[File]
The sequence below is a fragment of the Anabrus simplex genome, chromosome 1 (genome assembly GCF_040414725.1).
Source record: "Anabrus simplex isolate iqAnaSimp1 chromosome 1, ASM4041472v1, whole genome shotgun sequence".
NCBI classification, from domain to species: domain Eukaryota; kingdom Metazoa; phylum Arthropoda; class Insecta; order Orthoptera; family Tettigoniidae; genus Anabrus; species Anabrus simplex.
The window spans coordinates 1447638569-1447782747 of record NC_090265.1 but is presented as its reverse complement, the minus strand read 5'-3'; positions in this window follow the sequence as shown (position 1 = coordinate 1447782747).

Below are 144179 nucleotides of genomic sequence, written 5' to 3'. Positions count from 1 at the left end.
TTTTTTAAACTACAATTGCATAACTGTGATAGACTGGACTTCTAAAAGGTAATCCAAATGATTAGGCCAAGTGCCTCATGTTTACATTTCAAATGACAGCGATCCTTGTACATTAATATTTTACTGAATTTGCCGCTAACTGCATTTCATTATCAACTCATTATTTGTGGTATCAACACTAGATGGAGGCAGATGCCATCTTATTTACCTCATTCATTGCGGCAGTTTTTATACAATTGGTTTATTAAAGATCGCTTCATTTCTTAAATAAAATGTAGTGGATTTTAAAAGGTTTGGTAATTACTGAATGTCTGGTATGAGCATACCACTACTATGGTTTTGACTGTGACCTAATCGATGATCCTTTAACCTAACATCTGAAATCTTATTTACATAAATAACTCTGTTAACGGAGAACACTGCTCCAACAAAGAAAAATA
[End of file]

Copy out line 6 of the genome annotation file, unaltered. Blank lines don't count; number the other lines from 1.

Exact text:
TTTTTTAAACTACAATTGCATAACTGTGATAGACTGGACTTCTAAAAGGTAATCCAAATGATTAGGCCAAGTGCCTCATGTTTACATTTCAAATGACAGCGATCCTTGTACATTAATATTTTACTGAATTTGCCGCTAACTGCATTTCATTATCAACTCATTATTTGTGGTATCAACACTAGATGGAGGCAGATGCCATCTTATTTACCTCATTCATTGCGGCAGTTTTTATACAATTGGTTTATTAAAGATCGCTTCATTTCTTAAATAAAATGTAGTGGATTTTAAAAGGTTTGGTAATTACTGAATGTCTGGTATGAGCATACCACTACTATGGTTTTGACTGTGACCTAATCGATGATCCTTTAACCTAACATCTGAAATCTTATTTACATAAATAACTCTGTTAACGGAGAACACTGCTCCAACAAAGAAAAATA